1 Timothy 4:12 (KJV)
Gene Weingarten, an award-winning author and writer for The Washington Post, was trying to come up with a topic for his next book. While bouncing ideas off his editor, he said: “What if we randomly pick a day from the recent past—last 50 years or so—and write about what happened in the United States during those 24 hours?”
His editor liked it, and so the two of them, on New Year’s Day, 2013, headed to Old Ebbitt Grill in Washington where they imposed on some fellow oyster lovers to help them select a date between 1969 and 1989. Through the drawing of three numbers—a day, a month and a year—from an old green fedora, a day was chosen: December 28, 1986.
Since Advent begins today, it seems appropriate to turn our attention to the infancy narratives found in the first two chapters of Matthew and Luke.
When we study these scriptures, we typically skip over the verses at the beginning, which deal with the Savior’s ancestry. I imagine we do this because we assume they do nothing more than recite Christ’s lineage, just like the family trees we create on Ancestry.com and FamilySearch.org. We also may be a bit perplexed by the numerous differences between Matthew and Luke’s genealogies.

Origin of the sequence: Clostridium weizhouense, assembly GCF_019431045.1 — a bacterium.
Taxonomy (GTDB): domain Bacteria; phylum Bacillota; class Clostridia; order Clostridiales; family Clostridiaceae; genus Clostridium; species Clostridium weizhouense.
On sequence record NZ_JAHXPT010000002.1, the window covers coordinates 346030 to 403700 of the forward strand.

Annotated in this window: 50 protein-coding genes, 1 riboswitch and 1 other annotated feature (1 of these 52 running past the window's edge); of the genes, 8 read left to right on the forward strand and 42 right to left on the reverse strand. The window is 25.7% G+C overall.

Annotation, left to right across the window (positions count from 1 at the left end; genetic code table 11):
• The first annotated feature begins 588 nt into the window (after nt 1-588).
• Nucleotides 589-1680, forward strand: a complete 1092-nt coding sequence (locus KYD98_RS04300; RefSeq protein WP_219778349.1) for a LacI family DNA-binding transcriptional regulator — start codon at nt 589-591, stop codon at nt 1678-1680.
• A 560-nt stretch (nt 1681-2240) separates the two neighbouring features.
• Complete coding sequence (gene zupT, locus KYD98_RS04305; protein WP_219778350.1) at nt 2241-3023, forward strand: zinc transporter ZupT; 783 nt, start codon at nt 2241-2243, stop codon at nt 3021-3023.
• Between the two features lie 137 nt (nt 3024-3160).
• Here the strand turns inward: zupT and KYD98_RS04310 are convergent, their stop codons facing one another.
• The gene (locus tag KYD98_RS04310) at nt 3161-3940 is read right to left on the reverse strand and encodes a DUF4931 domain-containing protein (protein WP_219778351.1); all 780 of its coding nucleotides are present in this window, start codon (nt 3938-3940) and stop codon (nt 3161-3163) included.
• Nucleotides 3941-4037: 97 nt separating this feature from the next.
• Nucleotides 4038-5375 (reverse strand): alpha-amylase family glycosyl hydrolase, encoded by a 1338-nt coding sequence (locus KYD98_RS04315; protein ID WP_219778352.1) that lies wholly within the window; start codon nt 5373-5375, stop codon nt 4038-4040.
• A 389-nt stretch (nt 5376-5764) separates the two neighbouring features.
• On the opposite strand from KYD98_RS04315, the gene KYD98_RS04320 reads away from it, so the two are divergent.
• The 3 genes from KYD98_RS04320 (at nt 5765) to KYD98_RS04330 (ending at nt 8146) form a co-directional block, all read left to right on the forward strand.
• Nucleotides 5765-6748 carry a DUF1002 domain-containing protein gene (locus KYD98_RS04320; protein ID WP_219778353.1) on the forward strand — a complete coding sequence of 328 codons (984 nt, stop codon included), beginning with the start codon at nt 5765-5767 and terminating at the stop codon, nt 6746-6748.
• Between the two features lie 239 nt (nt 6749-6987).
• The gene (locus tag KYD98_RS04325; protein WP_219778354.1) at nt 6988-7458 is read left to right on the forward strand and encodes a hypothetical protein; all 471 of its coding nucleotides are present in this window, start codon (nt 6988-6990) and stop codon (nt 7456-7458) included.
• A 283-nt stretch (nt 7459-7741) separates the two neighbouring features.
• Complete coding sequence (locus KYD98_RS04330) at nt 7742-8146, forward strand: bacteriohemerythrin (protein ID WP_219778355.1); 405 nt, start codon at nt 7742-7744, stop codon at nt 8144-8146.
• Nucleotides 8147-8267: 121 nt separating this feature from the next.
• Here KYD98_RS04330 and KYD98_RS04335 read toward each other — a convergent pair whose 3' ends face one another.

’Tis the season of giving thanks for the gifts we have received.
While most of us appreciate the importance of gratitude, we typically give little thought as to how we express it. We don’t stop to ask: “How should I give thanks? What is the best way to show my appreciation?”
The importance of the manner in which we express our gratitude is embodied in the very word “thanks.” As the German philosopher Martin Heidegger observed, the word “thank” is etymologically similar to the word “think.” “To think” in German is denken while “thanks” is danken.